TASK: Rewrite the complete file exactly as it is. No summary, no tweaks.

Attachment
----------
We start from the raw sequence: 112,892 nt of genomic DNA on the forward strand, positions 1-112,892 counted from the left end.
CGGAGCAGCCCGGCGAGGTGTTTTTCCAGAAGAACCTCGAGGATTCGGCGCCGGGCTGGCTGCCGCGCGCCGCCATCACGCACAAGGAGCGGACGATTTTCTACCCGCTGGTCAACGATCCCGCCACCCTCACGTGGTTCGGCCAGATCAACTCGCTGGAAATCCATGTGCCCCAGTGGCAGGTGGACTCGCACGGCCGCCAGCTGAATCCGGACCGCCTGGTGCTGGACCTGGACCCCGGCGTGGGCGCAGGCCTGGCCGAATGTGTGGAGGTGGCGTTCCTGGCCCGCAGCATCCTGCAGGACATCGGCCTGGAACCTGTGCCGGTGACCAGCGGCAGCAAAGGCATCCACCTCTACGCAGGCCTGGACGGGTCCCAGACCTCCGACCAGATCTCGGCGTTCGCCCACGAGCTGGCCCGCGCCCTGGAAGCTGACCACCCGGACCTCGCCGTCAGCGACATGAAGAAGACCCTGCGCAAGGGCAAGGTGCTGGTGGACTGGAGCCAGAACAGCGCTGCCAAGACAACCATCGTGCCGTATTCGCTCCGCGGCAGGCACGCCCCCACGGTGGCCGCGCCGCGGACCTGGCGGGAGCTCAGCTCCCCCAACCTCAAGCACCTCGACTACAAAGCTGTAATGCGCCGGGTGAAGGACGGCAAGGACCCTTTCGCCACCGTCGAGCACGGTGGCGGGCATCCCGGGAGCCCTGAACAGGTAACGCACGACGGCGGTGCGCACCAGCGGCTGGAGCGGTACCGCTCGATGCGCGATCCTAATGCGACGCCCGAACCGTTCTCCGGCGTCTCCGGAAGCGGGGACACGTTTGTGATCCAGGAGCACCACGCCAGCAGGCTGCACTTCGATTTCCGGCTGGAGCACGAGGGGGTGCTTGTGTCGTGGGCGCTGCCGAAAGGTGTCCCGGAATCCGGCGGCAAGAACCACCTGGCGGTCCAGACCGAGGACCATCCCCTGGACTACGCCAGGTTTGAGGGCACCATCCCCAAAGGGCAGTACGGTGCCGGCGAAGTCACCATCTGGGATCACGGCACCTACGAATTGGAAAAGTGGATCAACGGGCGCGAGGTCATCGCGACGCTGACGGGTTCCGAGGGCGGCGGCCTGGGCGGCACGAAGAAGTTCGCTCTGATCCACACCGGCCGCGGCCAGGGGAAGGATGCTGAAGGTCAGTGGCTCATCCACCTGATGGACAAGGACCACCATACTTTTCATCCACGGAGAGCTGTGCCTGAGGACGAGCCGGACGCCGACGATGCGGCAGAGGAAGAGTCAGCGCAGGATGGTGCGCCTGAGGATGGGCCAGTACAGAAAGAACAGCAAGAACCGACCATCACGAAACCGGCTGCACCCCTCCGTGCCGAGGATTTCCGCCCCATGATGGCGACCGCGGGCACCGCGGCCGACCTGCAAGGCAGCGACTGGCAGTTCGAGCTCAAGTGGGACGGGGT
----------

We start from the raw sequence: 112,892 nt of genomic DNA on the forward strand, positions 1-112,892 counted from the left end.
CGGAGCAGCCCGGCGAGGTGTTTTTCCAGAAGAACCTCGAGGATTCGGCGCCGGGCTGGCTGCCGCGCGCCGCCATCACGCACAAGGAGCGGACGATTTTCTACCCGCTGGTCAACGATCCCGCCACCCTCACGTGGTTCGGCCAGATCAACTCGCTGGAAATCCATGTGCCCCAGTGGCAGGTGGACTCGCACGGCCGCCAGCTGAATCCGGACCGCCTGGTGCTGGACCTGGACCCCGGCGTGGGCGCAGGCCTGGCCGAATGTGTGGAGGTGGCGTTCCTGGCCCGCAGCATCCTGCAGGACATCGGCCTGGAACCTGTGCCGGTGACCAGCGGCAGCAAAGGCATCCACCTCTACGCAGGCCTGGACGGGTCCCAGACCTCCGACCAGATCTCGGCGTTCGCCCACGAGCTGGCCCGCGCCCTGGAAGCTGACCACCCGGACCTCGCCGTCAGCGACATGAAGAAGACCCTGCGCAAGGGCAAGGTGCTGGTGGACTGGAGCCAGAACAGCGCTGCCAAGACAACCATCGTGCCGTATTCGCTCCGCGGCAGGCACGCCCCCACGGTGGCCGCGCCGCGGACCTGGCGGGAGCTCAGCTCCCCCAACCTCAAGCACCTCGACTACAAAGCTGTAATGCGCCGGGTGAAGGACGGCAAGGACCCTTTCGCCACCGTCGAGCACGGTGGCGGGCATCCCGGGAGCCCTGAACAGGTAACGCACGACGGCGGTGCGCACCAGCGGCTGGAGCGGTACCGCTCGATGCGCGATCCTAATGCGACGCCCGAACCGTTCTCCGGCGTCTCCGGAAGCGGGGACACGTTTGTGATCCAGGAGCACCACGCCAGCAGGCTGCACTTCGATTTCCGGCTGGAGCACGAGGGGGTGCTTGTGTCGTGGGCGCTGCCGAAAGGTGTCCCGGAATCCGGCGGCAAGAACCACCTGGCGGTCCAGACCGAGGACCATCCCCTGGACTACGCCAGGTTTGAGGGCACCATCCCCAAAGGGCAGTACGGTGCCGGCGAAGTCACCATCTGGGATCACGGCACCTACGAATTGGAAAAGTGGATCAACGGGCGCGAGGTCATCGCGACGCTGACGGGTTCCGAGGGCGGCGGCCTGGGCGGCACGAAGAAGTTCGCTCTGATCCACACCGGCCGCGGCCAGGGGAAGGATGCTGAAGGTCAGTGGCTCATCCACCTGATGGACAAGGACCACCATACTTTTCATCCACGGAGAGCTGTGCCTGAGGACGAGCCGGACGCCGACGATGCGGCAGAGGAAGAGTCAGCGCAGGATGGTGCGCCTGAGGATGGGCCAGTACAGAAAGAACAGCAAGAACCGACCATCACGAAACCGGCTGCACCCCTCCGTGCCGAGGATTTCCGCCCCATGATGGCGACCGCGGGCACCGCGGCCGACCTGCAAGGCAGCGACTGGCAGTTCGAGCTCAAGTGGGACGGGGT